Let's back up a week or so today to have another look at the widely publicized story about the scientists who announced they have created a synthetic cell.
Does this mean they have created life? Even "artificial" life, whatever that might mean? Does it mean that humanity is now (and has been all along, though it didn't know it) capable of taking the place of what religion calls the Creator, God?
And what in the world might it mean for the future? Can we go to a drive-through lab and pick up a child with these or those traits?
So far the answers, I think, are no, no, no, who-knows and no. But that doesn't mean that this new development isn't somehow striking.
It may not surprise you to know that even though I have written about scientific developments of many kinds off and on for more than four decades, I really don't know where the creation of a synthetic cell will lead us or what, exactly, to make of it. I'm not sure anyone knows that.
But I want to link you today to several pieces that I hope will help you think about what all of this might mean and what obligation each of us might have to raise our voices in either support of or protest against what's happening in science labs.
First, click here for what struck me as one of the better explanations of just what J. Craig Venter and his scientists have done and what it might mean.
Next, click here for a rather more skeptical view of the synthetic cell development -- a view that is particularly questioning about such well-known bioethicists as Arthur Caplan, who described the creation of this synthetic cell as a wonderful breakthrough of immense proportions.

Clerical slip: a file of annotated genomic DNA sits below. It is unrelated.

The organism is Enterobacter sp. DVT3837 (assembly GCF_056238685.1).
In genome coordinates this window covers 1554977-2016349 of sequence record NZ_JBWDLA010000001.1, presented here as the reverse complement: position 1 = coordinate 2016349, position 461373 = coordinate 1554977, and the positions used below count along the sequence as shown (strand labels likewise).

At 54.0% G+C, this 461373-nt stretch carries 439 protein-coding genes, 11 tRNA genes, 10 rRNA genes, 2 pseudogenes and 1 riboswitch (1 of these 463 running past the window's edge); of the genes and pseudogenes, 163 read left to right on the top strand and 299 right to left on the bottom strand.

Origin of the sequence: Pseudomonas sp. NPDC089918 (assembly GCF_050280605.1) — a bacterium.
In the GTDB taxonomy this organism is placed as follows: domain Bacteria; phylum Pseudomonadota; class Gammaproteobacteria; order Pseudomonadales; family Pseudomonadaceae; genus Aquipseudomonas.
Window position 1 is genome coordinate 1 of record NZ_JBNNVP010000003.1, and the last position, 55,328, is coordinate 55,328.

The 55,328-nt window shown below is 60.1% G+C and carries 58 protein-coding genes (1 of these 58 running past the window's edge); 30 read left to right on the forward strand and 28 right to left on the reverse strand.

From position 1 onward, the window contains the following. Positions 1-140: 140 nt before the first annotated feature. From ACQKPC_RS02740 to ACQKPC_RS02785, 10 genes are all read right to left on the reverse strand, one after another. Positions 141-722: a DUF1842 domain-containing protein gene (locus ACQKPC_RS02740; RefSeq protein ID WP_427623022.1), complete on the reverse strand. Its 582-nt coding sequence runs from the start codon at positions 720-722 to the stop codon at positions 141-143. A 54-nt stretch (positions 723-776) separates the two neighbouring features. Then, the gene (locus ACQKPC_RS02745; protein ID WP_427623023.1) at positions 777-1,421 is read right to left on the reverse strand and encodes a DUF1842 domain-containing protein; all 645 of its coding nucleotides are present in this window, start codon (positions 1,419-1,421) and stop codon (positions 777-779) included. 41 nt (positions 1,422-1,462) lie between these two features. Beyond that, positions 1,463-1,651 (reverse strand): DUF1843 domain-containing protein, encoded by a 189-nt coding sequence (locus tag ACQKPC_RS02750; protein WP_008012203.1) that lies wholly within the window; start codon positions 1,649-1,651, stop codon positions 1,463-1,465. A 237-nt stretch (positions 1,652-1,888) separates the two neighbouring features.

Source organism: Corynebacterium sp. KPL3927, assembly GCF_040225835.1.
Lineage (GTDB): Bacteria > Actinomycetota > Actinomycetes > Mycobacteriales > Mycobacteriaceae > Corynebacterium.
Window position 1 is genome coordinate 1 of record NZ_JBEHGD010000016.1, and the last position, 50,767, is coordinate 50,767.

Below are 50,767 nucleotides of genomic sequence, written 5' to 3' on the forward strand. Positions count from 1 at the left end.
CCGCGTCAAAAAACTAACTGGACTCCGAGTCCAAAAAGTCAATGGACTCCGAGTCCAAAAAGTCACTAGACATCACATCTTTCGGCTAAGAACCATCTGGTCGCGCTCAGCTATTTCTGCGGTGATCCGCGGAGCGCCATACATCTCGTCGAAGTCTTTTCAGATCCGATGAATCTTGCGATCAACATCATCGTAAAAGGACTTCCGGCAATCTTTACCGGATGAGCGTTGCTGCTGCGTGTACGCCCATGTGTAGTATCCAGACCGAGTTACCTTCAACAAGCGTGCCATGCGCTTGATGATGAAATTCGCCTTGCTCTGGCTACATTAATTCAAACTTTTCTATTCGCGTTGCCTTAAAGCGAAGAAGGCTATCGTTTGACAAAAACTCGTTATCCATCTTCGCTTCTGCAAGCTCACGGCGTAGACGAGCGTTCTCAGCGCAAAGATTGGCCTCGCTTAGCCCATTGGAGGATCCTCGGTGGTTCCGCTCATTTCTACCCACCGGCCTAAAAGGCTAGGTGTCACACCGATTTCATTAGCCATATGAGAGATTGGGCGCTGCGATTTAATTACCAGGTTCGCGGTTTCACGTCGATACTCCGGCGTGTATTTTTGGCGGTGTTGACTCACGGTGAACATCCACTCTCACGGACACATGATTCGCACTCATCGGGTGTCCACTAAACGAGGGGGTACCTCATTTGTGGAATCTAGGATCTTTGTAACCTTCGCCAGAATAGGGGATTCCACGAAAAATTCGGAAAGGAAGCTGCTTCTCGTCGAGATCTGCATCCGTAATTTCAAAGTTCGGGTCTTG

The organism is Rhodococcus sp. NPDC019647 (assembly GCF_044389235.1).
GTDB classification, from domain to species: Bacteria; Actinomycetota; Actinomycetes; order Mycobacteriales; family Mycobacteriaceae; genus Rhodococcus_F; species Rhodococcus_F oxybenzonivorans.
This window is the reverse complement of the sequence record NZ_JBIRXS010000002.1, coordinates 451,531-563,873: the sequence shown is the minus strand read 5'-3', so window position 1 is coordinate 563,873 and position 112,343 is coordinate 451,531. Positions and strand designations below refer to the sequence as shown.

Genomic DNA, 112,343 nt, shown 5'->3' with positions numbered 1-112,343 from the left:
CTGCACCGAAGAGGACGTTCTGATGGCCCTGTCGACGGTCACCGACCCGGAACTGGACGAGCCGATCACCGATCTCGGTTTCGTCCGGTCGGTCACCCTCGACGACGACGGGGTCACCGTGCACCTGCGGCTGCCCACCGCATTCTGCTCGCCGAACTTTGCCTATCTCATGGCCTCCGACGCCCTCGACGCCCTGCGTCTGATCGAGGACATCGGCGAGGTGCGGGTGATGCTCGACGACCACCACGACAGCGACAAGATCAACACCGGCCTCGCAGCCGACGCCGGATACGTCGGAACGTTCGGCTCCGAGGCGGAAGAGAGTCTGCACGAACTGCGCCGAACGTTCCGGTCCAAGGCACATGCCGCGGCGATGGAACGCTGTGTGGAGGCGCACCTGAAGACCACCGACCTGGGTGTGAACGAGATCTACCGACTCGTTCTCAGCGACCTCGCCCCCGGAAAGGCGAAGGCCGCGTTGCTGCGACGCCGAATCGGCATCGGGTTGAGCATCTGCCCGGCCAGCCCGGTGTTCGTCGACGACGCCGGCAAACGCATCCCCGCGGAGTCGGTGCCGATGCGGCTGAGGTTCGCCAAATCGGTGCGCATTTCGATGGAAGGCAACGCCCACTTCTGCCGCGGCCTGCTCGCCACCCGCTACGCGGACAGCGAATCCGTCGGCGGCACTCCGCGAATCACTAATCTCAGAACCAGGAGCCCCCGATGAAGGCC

President Obama has asked his commission on bioethical issues to study these developments and report back in a few months with recommendations on what, if anything, the government should do. For information about that and a link to Obama's letter to the chair of that commission, click here.
Finally, for the site of the American Journal of Bioethics, click here. There you will find lots of links to stories about the synthetic cell news.
A final point: We as individuals and as a society are responsible for understanding enough about scientific developments to know whether they are ethically worrisome or a wonderful breakthrough (or something in between). The public's voice must be heard in this, but it must be an educated voice.
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MEDIOCRE RELIGION COVERAGE IN U.K, TOO
If you think the American media don't do a good job covering religion -- and, with some notable exceptions, they don't -- how about such coverage in Britain? Even a BBC broadcaster criticizes it. It may take time to change for the better, but media coverage will never improve if readers, listeners and views don't complain -- loud and long and in detail about what you think is missing or what the media are getting wrong.
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P.S.: Time is running out for you to sign up for the weeklong seminar I'll be leading July 12-18 at Ghost Ranch, the national Presbyterian conference center in northern New Mexico. The course is called "Death and Its Mysteries: Writing About the Journey." For more details, click here. My class filled up about this time last year. There still are a few slots open now but probably not for long.